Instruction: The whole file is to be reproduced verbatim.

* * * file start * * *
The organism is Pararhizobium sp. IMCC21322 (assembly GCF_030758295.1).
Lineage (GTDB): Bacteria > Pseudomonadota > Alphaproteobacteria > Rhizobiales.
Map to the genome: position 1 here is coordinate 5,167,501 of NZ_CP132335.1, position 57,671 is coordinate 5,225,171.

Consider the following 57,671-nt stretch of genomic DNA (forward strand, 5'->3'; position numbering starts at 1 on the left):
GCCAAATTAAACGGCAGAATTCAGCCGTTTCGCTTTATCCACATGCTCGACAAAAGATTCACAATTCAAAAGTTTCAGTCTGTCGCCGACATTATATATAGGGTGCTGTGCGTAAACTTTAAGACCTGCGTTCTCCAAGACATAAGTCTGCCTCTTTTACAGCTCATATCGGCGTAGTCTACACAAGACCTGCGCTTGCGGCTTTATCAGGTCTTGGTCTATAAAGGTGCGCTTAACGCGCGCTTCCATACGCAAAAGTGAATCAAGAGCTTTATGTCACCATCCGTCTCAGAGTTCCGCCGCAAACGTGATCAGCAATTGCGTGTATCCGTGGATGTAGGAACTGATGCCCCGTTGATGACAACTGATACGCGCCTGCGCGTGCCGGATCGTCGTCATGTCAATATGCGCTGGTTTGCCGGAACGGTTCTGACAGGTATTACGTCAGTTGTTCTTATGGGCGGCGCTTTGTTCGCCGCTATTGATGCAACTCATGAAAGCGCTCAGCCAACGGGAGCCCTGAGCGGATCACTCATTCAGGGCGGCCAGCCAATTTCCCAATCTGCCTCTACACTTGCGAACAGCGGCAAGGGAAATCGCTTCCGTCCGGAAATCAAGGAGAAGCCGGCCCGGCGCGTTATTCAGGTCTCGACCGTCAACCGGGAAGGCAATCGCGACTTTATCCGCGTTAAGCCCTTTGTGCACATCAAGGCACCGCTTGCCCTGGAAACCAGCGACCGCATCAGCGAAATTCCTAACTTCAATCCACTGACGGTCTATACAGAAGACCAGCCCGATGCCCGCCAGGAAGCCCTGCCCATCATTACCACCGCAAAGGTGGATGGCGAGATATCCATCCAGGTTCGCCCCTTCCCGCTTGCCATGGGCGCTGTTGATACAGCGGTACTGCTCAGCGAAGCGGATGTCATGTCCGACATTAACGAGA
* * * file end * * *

The organism is Pararhizobium sp. IMCC21322 (assembly GCF_030758295.1).
Lineage (GTDB): Bacteria > Pseudomonadota > Alphaproteobacteria > Rhizobiales.
Map to the genome: position 1 here is coordinate 5,167,501 of NZ_CP132335.1, position 57,671 is coordinate 5,225,171.

Consider the following 57,671-nt stretch of genomic DNA (forward strand, 5'->3'; position numbering starts at 1 on the left):
GCCAAATTAAACGGCAGAATTCAGCCGTTTCGCTTTATCCACATGCTCGACAAAAGATTCACAATTCAAAAGTTTCAGTCTGTCGCCGACATTATATATAGGGTGCTGTGCGTAAACTTTAAGACCTGCGTTCTCCAAGACATAAGTCTGCCTCTTTTACAGCTCATATCGGCGTAGTCTACACAAGACCTGCGCTTGCGGCTTTATCAGGTCTTGGTCTATAAAGGTGCGCTTAACGCGCGCTTCCATACGCAAAAGTGAATCAAGAGCTTTATGTCACCATCCGTCTCAGAGTTCCGCCGCAAACGTGATCAGCAATTGCGTGTATCCGTGGATGTAGGAACTGATGCCCCGTTGATGACAACTGATACGCGCCTGCGCGTGCCGGATCGTCGTCATGTCAATATGCGCTGGTTTGCCGGAACGGTTCTGACAGGTATTACGTCAGTTGTTCTTATGGGCGGCGCTTTGTTCGCCGCTATTGATGCAACTCATGAAAGCGCTCAGCCAACGGGAGCCCTGAGCGGATCACTCATTCAGGGCGGCCAGCCAATTTCCCAATCTGCCTCTACACTTGCGAACAGCGGCAAGGGAAATCGCTTCCGTCCGGAAATCAAGGAGAAGCCGGCCCGGCGCGTTATTCAGGTCTCGACCGTCAACCGGGAAGGCAATCGCGACTTTATCCGCGTTAAGCCCTTTGTGCACATCAAGGCACCGCTTGCCCTGGAAACCAGCGACCGCATCAGCGAAATTCCTAACTTCAATCCACTGACGGTCTATACAGAAGACCAGCCCGATGCCCGCCAGGAAGCCCTGCCCATCATTACCACCGCAAAGGTGGATGGCGAGATATCCATCCAGGTTCGCCCCTTCCCGCTTGCCATGGGCGCTGTTGATACAGCGGTACTGCTCAGCGAAGCGGATGTCATGTCCGACATTAACGAGA